Thus, unlike some previous devices which required a user to purchase a ROM chip containing logo image data of a specified logo image, and then install the ROM chip in the copier (replacing any existing ROM chips), the present invention permits logo images to be directly scanned and entered into a small, low cost memory in the copier by the user. The user need not rely on anyone to provide additional hardware or programming. Additionally, it is preferable that storage medium 25 (the electronic memory card or the data storage disk) has sufficient memory space for storing plural logo images. This permits additional logos to be stored without deleting or otherwise losing earlier stored logos. Each time a new logo is stored, UI 14 prompts the user to name that logo (data file) with a name unique from the other stored logos. When incorporating a logo with a document being scanned (i.e., when operating in the logo copy mode) UI 14 prompts the user to specify which logo file should be retrieved.
In an alternative embodiment, as illustrated in FIG. 3, the logo image storage means 25 comprises an electronic memory card 29 which can be connected to a PC 35 via an image data input/output (I/O) portal 25'. The operation of the system according to this embodiment would be identical to that described above with the exception that the logo image data can now be downloaded from the data storage disk 27 to the memory card 29 via the PC 35. This configuration is used when the number of logo images to be stored exceeds the capacity of the memory card 29. In this embodiment, excess logo images are stored on the data disk 27 which is accessible by the PC 35 which interfaces with the disk drive 2. When a logo that resides on the data disk 27 is required by the user to be printed on a scanned document, the PC 35 accesses the data disk 27 through the disk drive 2. Once the PC 35 has downloaded the requested logo image data from the data disk 27, the PC 35 initiates a transfer of the logo image data to the memory card 29 through the input port 25' of the memory card 29.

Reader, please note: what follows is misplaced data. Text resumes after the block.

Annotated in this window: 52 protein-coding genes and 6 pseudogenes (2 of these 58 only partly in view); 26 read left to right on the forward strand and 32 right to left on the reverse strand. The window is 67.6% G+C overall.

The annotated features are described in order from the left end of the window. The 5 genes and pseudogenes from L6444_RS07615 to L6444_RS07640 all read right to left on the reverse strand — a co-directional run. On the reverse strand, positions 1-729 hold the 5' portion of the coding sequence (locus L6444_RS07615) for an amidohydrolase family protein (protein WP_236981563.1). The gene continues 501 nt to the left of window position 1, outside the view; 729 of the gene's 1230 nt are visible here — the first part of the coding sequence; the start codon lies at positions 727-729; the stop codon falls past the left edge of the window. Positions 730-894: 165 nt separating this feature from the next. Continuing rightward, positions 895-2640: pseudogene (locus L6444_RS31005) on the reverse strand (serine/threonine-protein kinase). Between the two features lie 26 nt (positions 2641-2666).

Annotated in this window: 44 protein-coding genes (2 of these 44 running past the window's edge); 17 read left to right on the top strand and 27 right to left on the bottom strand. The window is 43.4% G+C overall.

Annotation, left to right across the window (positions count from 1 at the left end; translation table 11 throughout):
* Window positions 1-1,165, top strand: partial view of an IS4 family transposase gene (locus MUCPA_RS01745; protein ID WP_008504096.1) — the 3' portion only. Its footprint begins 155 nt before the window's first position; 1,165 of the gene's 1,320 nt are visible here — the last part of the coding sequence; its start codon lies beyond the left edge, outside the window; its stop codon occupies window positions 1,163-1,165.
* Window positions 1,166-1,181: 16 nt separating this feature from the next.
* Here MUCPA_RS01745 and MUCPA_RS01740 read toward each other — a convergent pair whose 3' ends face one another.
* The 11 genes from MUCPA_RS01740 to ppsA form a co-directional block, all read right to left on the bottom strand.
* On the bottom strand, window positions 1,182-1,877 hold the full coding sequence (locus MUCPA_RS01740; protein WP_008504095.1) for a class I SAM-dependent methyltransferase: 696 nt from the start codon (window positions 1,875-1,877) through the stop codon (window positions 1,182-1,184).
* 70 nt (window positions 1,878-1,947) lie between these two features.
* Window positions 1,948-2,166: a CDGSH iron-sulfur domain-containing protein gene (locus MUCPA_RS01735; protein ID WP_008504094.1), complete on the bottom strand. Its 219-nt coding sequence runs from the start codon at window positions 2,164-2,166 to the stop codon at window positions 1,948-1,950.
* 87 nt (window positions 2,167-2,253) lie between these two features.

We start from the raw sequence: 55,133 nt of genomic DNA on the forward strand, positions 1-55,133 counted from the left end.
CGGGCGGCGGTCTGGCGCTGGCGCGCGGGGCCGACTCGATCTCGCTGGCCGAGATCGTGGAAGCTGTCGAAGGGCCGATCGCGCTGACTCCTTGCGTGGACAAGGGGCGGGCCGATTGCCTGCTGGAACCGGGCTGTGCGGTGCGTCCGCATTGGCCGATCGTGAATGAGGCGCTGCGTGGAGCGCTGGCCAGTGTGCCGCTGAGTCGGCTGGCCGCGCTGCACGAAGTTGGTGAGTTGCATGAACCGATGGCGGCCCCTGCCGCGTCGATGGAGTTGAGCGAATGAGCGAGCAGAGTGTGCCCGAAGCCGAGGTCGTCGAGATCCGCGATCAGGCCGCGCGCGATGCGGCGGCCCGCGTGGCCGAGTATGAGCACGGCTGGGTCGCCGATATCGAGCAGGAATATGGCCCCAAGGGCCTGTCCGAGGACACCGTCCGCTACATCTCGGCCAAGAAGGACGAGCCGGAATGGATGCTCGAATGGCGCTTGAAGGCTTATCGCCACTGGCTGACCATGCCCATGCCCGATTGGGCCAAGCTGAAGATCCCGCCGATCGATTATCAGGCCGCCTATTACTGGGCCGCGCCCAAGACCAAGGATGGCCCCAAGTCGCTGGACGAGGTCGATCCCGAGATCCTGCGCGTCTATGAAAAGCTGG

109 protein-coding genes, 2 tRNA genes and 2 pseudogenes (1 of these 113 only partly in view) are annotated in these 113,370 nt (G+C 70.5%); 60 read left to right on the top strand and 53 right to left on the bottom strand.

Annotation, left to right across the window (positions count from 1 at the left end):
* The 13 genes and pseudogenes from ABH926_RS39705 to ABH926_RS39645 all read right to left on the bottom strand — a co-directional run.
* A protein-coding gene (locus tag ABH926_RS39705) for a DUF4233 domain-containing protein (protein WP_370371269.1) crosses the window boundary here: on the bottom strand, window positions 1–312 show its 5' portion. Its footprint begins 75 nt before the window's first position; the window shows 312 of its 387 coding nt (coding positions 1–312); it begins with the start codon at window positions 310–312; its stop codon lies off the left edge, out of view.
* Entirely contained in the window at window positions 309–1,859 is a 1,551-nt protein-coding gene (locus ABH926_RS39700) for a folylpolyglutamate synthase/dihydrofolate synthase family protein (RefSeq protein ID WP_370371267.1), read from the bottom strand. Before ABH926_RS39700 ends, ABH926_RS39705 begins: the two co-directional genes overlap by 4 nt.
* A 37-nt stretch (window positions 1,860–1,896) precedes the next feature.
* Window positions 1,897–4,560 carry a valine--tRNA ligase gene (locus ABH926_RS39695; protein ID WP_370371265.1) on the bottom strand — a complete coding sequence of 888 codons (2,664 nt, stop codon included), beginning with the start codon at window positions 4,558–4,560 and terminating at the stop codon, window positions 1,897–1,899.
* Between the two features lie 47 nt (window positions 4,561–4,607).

When a logo image is being scanned for storage in the memory means 25, the embodiment shown in FIG. 3 can operate to store the logo data in the data disk 27. The user specifies the logo store mode via the UI 14. The logo is then scanned by the RIS 10 and sent to the memory card 29 by the IPS 12. When the memory card reaches a predetermined capacity, it initiates a transfer of excess logo image data to the data disk 27. The image data is output to the PC 35 from the memory card output port and then from the PC 35 to the disk drive 2 that houses the data disk 27 which eventually receives the logo image data.
In addition to providing storage for the excess logo images, the embodiment shown in FIG. 3 allows the user to generate logo images at the PC 35 rather than being required to scan the logo image via the RIS 10. In an embodiment using the PC 35 for logo image generation and storage, the apparatus functions in the same manner described above except that the logo store mode (i.e., scanning the logo before being able to save it) would not be a necessary precursor to implementation of logo copy functions, such as, for example, merge printing and overwrite printing.